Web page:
Other investors, given their personal circumstances, may be permitted to be a trustee of a SMSF but might prefer to run a SAF. For example:
- older investors who have reached an age where they are no longer able to effectively make management and operational decisions
- Australian citizens who are no longer resident for income tax purposes may want to avoid penalty taxes that may apply to their SMSF where it is deemed to be a non-resident fund. This is a very serious issue for the increasing number of Australians who spend more than two years living and working overseas.
If a small fund is changed from a SMSF to a SAF there is no need to wind the SMSF up and start a new fund. Effectively the SMSF trustee resigns and is replaced by an Approved Trustee. The ATO is told the fund is no longer a SMSF and APRA is told that it now has another fund to regulate. Most Approved Trustees will insist that a fund's trust deed is altered to their standard small fund trust deed.
Additionally, before agreeing to take on a SMSF, an Approved Trustee will carefully examine a fund. They will want to make sure the fund complies with all the relevant laws and has always complied. If a fund hasn't always complied then it must be completely cleaned up before any Approved Trustee will be prepared to take it on. Assets that are not acceptable to the Approved Trustee will have to be disposed of. Typically this will be assets that either have negligible return or make up a disproportionately large percentage of total fund assets.
Instead of using a SAF investors who find themselves in any of the above situations might consider shutting down their SMSF and transferring their super fund monies to another type of fund such as a retail fund. However anyone who has not retired and wants to transfer assets between super funds must factor in Capital Gains Tax. Retired SMSF members who have to transfer their retirement assets into another superannuation vehicle might face Reasonable Benefit Limit issues which must be factored into any decision.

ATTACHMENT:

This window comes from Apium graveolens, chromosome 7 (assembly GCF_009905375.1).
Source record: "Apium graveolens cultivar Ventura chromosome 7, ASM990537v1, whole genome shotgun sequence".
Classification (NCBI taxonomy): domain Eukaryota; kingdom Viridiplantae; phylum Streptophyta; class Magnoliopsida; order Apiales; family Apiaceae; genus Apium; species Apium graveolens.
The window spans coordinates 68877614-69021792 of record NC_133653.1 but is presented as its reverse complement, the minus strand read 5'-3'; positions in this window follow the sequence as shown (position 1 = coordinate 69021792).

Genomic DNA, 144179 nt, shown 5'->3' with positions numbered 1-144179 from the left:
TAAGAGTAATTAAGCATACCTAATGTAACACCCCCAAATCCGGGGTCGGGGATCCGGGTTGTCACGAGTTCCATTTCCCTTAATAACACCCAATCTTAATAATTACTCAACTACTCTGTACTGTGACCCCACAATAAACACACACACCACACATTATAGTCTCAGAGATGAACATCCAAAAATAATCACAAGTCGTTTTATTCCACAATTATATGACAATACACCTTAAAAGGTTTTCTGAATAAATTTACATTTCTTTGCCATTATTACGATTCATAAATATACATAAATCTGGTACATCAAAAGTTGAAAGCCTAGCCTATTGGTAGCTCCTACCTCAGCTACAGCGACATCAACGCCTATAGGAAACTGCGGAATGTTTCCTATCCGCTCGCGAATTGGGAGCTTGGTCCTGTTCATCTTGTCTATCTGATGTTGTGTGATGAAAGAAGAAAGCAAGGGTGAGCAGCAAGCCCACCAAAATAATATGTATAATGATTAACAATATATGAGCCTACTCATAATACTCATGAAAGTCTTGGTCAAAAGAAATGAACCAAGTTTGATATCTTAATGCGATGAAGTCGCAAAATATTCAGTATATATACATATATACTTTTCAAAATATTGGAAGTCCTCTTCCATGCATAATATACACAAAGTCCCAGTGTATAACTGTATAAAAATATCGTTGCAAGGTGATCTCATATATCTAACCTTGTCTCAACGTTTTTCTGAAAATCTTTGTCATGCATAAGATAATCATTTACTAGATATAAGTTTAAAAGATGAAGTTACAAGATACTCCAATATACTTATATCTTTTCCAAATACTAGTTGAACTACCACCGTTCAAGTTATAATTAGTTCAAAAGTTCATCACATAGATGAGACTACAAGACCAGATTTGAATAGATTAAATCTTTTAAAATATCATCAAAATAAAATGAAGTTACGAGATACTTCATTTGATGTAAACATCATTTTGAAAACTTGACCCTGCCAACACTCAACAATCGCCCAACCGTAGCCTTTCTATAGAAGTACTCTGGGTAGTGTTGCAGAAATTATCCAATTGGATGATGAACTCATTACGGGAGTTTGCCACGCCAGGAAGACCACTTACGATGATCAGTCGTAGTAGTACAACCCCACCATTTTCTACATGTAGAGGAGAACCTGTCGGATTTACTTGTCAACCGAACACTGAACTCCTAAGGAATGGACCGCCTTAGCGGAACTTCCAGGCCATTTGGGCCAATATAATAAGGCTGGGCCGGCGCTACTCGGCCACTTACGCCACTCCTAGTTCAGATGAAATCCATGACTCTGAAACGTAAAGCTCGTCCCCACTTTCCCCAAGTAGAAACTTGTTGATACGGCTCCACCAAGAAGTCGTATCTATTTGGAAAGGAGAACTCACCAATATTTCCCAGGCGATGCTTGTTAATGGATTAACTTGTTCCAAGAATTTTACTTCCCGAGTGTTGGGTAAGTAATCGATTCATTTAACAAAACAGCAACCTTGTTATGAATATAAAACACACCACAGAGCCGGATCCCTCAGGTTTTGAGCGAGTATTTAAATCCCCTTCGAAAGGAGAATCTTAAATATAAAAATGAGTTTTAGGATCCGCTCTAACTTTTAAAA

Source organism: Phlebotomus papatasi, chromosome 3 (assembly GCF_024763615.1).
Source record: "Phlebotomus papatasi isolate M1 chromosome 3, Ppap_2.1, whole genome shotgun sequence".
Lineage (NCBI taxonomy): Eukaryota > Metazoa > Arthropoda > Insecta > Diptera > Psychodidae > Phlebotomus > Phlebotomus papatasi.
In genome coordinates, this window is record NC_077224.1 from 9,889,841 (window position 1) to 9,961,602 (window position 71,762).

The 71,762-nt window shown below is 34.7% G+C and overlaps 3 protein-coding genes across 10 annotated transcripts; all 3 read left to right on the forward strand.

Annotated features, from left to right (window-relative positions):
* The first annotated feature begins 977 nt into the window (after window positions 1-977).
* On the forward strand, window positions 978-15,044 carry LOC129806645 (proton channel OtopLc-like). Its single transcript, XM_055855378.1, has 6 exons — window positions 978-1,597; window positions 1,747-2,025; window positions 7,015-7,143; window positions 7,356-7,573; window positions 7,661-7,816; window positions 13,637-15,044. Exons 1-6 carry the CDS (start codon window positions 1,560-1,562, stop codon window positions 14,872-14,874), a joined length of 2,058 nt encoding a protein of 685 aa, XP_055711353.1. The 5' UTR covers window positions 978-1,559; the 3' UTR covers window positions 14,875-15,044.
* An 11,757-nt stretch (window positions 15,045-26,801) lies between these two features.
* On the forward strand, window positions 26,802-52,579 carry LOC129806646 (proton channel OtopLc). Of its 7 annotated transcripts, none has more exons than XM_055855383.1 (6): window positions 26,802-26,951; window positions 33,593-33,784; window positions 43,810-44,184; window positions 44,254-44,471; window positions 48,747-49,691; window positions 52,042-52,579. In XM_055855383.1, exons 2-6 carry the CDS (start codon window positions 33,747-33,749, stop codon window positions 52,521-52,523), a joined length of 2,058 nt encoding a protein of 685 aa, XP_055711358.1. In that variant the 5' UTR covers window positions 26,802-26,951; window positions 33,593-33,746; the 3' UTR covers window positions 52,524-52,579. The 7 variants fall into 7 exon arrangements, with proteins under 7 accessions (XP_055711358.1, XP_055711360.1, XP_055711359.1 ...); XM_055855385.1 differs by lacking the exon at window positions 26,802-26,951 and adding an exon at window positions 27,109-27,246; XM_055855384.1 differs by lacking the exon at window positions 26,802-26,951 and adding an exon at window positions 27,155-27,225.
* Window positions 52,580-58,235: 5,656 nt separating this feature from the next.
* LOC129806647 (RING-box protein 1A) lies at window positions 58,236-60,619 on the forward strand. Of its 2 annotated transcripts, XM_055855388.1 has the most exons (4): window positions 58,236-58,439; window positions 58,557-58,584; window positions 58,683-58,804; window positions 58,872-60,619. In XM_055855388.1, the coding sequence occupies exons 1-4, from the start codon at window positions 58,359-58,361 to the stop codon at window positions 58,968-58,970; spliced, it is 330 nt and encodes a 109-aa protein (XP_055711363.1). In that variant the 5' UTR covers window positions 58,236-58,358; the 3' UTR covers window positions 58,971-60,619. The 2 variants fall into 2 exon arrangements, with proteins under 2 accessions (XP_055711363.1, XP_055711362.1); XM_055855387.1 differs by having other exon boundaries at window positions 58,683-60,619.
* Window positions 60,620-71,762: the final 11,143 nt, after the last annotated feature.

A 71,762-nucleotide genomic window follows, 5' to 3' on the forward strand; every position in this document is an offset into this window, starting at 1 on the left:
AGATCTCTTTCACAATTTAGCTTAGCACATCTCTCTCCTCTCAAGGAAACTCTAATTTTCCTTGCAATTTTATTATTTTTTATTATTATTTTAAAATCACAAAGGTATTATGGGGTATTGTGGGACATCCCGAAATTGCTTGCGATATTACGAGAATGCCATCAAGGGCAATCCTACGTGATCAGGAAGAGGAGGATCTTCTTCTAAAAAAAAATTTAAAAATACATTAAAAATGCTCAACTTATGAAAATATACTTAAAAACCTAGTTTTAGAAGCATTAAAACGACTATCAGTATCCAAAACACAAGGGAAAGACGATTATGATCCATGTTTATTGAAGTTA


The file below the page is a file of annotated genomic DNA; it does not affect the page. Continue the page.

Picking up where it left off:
This email is general in nature only and does not constitute or convey specific or professional advice. Legislation changes may occur quickly. Formal advice should be sought before acting in any of the areas discussed. Be aware that the information in these articles may become innaccurate with time. Responsibility is disclaimed for any inaccuracies, errors or omissions. Particular investments are neither invited nor recommended and hence this publication is not "financial product advice" as defined in Section 766B of the above legislation. All expressions of opinion by contributors are published on the basis that they are not to be regarded as expressing the official opinion of any other person or entity unless expressly stated. No responsibility for the accuracy of the opinions or information contained in the contributor's articles is accepted by any other person or entity. Copyright: This publication is copyright. If you wish to reproduce this article you require a license, which can be purchased here, to do so.